We had a quiet day on the campsite. We are the only people here, apart from the family who run it. We spoke to the owner about how his business works. Most of the site is taken up with caravans which have had wooden structures built around them, in some cases wholly enshrouding the caravan (I expect there are property tax advantages in Italy building a cabin this way). The owners rent the plots on the basis that they will have access all year round. As he needs to be there all year, it is no hardship for them to remain open for passing campervans like Amarillo.
We ate in the restaurant last night, the owner’s wife being the chef and waitress. Ben and Jack shared a portion of spaghetti bolognese and Clare and I had roasted pork with chips. The spaghetti appeared greasy with a little bolognese tossed in, but tasted delicious – the spaghetti cooked perfectly, with just a subtle bite to it. The roast pork was a chop. The chips tasted just as my mum’s chips tasted on the rare occasions that she cooked them.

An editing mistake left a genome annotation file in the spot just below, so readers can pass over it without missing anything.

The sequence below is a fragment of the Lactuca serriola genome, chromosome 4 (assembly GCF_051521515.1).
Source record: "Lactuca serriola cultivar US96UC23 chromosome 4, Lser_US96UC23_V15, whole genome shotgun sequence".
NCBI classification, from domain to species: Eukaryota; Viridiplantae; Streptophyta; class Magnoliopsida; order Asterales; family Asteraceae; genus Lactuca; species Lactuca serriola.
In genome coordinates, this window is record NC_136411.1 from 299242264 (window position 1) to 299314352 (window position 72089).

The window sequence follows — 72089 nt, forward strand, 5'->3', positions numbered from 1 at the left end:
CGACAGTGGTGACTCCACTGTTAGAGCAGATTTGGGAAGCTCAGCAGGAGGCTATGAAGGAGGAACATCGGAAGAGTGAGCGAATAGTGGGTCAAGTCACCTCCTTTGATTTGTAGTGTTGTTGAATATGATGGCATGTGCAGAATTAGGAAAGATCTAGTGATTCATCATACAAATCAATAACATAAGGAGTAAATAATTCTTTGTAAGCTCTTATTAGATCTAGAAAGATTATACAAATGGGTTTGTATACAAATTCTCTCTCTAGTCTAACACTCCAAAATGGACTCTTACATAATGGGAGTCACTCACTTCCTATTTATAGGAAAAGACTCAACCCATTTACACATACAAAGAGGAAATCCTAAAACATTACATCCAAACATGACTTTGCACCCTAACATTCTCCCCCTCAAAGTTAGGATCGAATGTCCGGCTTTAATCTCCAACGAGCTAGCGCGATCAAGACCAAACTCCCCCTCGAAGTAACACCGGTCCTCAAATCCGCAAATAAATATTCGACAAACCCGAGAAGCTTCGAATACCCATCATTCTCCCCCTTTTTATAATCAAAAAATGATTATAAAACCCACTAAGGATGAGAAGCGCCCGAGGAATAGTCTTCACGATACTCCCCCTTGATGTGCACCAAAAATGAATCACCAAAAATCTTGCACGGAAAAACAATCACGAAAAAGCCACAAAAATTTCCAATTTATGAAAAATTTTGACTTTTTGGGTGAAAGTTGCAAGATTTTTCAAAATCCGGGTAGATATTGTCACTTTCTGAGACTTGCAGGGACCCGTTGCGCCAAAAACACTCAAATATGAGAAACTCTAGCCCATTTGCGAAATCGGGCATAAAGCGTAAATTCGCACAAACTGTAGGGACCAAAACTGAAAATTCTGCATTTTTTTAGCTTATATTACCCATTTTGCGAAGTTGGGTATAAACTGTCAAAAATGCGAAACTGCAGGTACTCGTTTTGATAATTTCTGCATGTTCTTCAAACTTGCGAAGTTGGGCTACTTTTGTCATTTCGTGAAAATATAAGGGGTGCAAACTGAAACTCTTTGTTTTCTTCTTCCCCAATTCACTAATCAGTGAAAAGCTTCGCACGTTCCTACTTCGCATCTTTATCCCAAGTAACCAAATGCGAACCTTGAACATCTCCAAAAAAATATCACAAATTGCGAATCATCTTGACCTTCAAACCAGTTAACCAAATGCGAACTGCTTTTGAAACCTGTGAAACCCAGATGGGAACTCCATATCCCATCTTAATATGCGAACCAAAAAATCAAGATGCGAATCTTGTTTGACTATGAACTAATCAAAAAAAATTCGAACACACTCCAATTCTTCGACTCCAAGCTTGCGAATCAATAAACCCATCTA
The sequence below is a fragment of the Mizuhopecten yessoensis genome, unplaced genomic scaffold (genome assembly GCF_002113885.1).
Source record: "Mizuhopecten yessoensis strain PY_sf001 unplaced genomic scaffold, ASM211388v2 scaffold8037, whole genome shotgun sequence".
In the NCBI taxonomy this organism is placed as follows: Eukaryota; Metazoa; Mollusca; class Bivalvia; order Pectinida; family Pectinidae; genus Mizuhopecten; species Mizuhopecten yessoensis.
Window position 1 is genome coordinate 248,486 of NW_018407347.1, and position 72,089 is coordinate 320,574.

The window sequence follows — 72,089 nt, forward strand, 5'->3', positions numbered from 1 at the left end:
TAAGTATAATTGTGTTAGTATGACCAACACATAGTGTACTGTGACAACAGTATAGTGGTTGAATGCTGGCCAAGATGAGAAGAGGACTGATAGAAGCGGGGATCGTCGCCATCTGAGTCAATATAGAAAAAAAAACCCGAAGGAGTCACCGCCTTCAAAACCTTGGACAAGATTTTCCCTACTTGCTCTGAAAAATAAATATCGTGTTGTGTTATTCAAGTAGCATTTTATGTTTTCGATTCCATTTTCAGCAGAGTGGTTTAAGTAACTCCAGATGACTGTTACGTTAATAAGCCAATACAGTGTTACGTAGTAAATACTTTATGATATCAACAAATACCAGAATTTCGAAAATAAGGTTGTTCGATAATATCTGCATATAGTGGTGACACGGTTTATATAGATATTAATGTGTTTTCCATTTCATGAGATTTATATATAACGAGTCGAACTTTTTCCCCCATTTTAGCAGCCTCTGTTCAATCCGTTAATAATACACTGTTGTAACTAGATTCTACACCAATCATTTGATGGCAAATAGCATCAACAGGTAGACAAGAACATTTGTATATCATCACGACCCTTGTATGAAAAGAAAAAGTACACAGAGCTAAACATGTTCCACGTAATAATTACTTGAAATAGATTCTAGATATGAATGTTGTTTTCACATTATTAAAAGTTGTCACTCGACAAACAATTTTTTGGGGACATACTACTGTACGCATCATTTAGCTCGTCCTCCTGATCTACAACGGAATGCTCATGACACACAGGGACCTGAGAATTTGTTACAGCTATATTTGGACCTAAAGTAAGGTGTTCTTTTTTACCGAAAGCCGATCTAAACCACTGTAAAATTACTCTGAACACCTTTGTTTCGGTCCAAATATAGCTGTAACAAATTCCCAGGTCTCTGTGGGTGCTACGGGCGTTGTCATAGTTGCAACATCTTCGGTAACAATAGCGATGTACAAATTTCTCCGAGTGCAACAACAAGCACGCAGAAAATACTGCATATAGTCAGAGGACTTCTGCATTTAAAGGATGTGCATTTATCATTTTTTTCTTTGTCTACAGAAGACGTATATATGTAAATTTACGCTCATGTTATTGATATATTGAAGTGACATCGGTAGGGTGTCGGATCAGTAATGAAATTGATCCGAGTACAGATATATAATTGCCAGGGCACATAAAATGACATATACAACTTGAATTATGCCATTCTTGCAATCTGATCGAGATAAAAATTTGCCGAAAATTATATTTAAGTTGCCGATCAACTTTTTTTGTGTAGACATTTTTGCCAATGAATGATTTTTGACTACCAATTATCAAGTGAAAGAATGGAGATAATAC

Towards the end of our meal the family came in and ate together in the restaurant dining room. Mum, dad and their four boys looking a remarkably similar age, late teens to early twenties. Starting with dad, they each helped themselves to spaghetti from a large dish heated from below with a candle. There were no mobile phones at the table and the boys cleared away afterwards. I had the sense of a strong family bond.
So far the bread we’ve eaten in Italy has been horrible, only slightly better (and much less sweet) than Chinese bread, but no salt.